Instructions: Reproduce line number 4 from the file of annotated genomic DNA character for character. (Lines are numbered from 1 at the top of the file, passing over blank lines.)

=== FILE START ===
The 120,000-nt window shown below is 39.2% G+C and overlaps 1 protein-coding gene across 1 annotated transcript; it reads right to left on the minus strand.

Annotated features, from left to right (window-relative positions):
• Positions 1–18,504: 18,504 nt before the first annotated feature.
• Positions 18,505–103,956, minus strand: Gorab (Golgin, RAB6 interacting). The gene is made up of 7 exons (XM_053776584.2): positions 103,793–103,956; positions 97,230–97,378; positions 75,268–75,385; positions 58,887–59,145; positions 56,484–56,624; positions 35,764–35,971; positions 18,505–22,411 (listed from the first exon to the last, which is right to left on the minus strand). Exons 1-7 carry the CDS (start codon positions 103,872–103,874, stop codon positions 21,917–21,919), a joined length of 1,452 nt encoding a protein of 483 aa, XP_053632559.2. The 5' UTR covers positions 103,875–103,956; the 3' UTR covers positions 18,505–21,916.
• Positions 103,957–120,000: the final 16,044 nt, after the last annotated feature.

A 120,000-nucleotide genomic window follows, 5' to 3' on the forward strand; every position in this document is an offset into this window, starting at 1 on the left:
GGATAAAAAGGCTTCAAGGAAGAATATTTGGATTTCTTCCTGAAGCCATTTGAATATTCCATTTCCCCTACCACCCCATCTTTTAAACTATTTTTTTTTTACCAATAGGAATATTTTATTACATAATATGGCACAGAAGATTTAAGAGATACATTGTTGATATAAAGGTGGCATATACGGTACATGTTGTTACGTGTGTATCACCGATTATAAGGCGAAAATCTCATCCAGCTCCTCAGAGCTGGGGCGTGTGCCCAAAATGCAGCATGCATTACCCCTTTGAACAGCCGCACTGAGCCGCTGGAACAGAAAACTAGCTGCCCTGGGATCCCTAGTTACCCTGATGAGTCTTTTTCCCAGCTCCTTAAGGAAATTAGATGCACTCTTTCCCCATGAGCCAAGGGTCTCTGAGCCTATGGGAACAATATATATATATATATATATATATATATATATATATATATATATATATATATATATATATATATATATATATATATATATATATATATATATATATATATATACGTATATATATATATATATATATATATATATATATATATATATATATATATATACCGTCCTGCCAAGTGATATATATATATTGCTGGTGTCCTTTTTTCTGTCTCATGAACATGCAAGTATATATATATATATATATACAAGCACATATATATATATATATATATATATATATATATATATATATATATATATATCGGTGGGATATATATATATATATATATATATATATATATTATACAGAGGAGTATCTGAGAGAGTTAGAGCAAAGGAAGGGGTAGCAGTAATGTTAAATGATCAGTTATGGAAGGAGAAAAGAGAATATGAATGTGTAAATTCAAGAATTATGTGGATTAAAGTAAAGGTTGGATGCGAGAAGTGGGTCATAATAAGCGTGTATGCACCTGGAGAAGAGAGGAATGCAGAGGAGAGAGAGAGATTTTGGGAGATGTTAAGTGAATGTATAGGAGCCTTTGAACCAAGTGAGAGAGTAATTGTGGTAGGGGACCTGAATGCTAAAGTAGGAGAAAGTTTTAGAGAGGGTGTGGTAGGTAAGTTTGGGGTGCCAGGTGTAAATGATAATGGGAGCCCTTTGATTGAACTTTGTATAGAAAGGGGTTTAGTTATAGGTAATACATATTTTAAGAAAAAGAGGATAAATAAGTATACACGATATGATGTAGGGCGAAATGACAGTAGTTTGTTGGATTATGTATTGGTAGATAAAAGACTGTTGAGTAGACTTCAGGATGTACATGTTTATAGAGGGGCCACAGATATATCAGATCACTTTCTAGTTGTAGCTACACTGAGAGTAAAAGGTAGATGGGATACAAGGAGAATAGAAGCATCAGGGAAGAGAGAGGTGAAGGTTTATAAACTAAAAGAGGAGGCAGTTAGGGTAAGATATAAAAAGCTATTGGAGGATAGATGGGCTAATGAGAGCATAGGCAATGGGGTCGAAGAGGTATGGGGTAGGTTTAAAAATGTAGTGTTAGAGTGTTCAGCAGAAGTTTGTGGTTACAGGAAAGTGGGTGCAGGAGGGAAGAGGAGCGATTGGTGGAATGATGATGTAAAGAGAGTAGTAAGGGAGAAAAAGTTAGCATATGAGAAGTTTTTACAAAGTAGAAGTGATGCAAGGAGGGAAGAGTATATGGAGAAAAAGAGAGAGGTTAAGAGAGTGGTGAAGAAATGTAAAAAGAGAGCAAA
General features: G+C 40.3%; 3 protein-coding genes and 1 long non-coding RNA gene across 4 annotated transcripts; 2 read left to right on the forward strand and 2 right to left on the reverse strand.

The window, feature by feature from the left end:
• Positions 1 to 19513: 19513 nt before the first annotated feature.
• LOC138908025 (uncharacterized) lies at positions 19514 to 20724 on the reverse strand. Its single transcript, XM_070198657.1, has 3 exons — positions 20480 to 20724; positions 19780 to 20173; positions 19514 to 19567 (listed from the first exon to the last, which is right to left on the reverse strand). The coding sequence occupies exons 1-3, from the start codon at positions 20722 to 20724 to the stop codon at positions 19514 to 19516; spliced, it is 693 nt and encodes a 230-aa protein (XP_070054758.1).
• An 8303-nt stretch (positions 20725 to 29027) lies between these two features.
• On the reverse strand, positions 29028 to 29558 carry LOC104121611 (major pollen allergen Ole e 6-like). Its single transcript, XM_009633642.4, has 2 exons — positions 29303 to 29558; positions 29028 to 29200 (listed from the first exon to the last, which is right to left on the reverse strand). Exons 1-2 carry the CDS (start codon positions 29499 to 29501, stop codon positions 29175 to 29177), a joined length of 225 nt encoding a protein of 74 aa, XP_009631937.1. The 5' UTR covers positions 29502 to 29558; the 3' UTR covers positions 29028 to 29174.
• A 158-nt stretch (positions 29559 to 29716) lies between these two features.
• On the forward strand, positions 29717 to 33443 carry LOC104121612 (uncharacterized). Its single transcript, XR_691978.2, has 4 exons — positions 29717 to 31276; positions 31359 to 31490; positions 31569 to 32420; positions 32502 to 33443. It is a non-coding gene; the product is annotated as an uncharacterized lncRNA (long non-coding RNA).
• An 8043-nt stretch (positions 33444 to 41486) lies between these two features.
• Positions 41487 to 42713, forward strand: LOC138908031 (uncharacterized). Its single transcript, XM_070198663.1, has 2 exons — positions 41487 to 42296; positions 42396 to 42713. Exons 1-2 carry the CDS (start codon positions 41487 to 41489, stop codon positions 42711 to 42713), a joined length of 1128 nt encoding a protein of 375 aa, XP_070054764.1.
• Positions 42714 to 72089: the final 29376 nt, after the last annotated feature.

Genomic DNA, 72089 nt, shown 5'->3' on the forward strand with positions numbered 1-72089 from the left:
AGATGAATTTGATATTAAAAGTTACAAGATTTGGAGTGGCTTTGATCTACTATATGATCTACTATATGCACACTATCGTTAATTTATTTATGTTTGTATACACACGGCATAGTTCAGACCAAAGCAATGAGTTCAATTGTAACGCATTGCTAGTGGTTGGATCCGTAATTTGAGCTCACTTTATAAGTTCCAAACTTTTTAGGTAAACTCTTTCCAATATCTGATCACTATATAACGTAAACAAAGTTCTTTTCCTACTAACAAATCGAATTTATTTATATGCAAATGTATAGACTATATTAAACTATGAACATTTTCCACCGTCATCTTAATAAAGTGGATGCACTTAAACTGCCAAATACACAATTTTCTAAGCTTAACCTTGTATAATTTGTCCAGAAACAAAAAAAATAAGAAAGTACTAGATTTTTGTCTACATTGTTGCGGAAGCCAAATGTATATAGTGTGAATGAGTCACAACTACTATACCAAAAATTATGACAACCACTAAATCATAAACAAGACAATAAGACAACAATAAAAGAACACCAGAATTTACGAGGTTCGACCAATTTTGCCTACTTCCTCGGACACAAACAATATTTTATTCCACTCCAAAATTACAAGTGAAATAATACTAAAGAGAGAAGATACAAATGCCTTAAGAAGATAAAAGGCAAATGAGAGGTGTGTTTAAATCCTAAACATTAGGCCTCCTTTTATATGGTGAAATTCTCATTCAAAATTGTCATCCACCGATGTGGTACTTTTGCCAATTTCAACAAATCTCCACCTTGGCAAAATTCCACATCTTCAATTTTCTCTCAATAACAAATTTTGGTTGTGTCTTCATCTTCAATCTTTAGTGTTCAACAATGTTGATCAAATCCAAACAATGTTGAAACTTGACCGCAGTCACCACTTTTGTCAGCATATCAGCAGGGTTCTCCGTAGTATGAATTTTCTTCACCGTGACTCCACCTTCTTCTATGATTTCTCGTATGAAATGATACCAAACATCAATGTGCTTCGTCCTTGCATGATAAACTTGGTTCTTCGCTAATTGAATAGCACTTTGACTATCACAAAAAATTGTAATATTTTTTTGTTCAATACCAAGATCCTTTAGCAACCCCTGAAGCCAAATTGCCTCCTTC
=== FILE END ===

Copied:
• Positions 18,505–103,956, minus strand: Gorab (Golgin, RAB6 interacting). The gene is made up of 7 exons (XM_053776584.2): positions 103,793–103,956; positions 97,230–97,378; positions 75,268–75,385; positions 58,887–59,145; positions 56,484–56,624; positions 35,764–35,971; positions 18,505–22,411 (listed from the first exon to the last, which is right to left on the minus strand). Exons 1-7 carry the CDS (start codon positions 103,872–103,874, stop codon positions 21,917–21,919), a joined length of 1,452 nt encoding a protein of 483 aa, XP_053632559.2. The 5' UTR covers positions 103,875–103,956; the 3' UTR covers positions 18,505–21,916.